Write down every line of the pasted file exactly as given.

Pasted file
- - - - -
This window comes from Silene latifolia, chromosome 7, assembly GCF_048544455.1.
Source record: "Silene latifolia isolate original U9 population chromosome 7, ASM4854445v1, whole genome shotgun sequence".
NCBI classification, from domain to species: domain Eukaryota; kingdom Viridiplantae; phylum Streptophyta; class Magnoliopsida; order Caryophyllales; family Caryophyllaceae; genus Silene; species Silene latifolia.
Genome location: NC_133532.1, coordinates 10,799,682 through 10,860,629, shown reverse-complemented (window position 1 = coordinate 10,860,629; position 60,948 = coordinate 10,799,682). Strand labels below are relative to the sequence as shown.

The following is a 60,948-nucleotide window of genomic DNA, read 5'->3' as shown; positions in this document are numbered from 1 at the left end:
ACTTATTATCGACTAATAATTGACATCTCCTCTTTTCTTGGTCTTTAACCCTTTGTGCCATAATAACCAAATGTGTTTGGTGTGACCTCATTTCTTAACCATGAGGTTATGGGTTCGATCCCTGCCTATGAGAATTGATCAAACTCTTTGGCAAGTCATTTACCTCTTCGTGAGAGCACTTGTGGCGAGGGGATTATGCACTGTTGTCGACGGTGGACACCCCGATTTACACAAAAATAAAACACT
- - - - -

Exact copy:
This window comes from Silene latifolia, chromosome 7, assembly GCF_048544455.1.
Source record: "Silene latifolia isolate original U9 population chromosome 7, ASM4854445v1, whole genome shotgun sequence".
NCBI classification, from domain to species: domain Eukaryota; kingdom Viridiplantae; phylum Streptophyta; class Magnoliopsida; order Caryophyllales; family Caryophyllaceae; genus Silene; species Silene latifolia.
Genome location: NC_133532.1, coordinates 10,799,682 through 10,860,629, shown reverse-complemented (window position 1 = coordinate 10,860,629; position 60,948 = coordinate 10,799,682). Strand labels below are relative to the sequence as shown.

The following is a 60,948-nucleotide window of genomic DNA, read 5'->3' as shown; positions in this document are numbered from 1 at the left end:
ACTTATTATCGACTAATAATTGACATCTCCTCTTTTCTTGGTCTTTAACCCTTTGTGCCATAATAACCAAATGTGTTTGGTGTGACCTCATTTCTTAACCATGAGGTTATGGGTTCGATCCCTGCCTATGAGAATTGATCAAACTCTTTGGCAAGTCATTTACCTCTTCGTGAGAGCACTTGTGGCGAGGGGATTATGCACTGTTGTCGACGGTGGACACCCCGATTTACACAAAAATAAAACACT